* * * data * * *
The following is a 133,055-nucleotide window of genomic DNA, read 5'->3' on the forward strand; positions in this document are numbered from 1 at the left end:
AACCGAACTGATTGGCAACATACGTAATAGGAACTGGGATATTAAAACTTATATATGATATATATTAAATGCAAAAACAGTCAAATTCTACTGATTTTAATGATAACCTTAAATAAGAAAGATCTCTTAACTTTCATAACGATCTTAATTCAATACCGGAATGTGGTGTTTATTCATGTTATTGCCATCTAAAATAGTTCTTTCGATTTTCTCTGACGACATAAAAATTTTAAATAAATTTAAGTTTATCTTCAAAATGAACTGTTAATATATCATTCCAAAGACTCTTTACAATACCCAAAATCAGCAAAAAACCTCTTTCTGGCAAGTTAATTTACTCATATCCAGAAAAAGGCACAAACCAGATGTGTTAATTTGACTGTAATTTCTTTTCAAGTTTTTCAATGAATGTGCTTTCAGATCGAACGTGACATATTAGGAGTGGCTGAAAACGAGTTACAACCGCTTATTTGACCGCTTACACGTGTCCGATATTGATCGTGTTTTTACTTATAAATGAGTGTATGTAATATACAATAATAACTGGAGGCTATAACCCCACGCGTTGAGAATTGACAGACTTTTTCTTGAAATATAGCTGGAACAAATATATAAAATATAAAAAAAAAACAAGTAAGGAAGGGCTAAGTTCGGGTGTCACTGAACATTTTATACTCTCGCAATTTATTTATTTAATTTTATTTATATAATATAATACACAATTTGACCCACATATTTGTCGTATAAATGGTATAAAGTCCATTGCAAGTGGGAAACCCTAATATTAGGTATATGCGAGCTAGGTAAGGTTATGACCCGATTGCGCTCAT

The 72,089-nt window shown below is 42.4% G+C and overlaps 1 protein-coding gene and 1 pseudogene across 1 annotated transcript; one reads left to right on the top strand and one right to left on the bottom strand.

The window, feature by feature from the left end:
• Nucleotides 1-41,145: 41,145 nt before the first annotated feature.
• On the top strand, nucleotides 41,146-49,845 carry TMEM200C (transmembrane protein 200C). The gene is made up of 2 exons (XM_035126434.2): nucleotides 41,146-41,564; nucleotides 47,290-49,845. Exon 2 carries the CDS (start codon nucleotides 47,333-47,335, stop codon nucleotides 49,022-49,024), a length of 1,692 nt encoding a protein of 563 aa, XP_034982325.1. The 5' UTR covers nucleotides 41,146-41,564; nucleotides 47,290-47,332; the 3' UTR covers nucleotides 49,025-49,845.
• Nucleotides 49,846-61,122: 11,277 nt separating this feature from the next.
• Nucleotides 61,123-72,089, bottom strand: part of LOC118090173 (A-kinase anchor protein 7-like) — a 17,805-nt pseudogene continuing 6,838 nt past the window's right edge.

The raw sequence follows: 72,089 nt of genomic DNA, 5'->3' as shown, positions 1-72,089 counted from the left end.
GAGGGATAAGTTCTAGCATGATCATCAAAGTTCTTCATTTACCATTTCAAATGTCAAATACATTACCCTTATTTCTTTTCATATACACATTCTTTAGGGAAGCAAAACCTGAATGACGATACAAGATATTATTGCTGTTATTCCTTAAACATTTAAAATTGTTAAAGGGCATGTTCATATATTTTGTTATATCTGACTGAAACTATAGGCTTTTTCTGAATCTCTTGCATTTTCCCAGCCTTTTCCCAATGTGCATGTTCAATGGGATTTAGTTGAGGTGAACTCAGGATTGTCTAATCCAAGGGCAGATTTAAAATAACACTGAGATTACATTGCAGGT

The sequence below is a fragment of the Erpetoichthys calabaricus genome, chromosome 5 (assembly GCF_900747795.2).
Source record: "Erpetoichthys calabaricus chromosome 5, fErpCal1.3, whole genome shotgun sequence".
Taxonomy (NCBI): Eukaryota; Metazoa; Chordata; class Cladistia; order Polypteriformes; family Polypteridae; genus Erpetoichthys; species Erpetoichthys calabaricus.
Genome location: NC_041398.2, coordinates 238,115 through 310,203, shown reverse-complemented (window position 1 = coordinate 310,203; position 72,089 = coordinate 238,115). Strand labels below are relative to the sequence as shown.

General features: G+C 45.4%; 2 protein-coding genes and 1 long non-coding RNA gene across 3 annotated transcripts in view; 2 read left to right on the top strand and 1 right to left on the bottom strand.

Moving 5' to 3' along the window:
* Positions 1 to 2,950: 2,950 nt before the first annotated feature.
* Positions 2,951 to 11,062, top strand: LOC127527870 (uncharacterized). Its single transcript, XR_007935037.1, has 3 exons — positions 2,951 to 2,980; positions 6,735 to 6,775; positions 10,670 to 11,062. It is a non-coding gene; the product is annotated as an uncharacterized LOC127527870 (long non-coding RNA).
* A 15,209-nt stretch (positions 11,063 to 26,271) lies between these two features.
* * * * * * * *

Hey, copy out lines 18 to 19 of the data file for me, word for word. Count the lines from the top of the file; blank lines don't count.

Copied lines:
* Positions 2,951 to 11,062, top strand: LOC127527870 (uncharacterized). Its single transcript, XR_007935037.1, has 3 exons — positions 2,951 to 2,980; positions 6,735 to 6,775; positions 10,670 to 11,062. It is a non-coding gene; the product is annotated as an uncharacterized LOC127527870 (long non-coding RNA).
* A 15,209-nt stretch (positions 11,063 to 26,271) lies between these two features.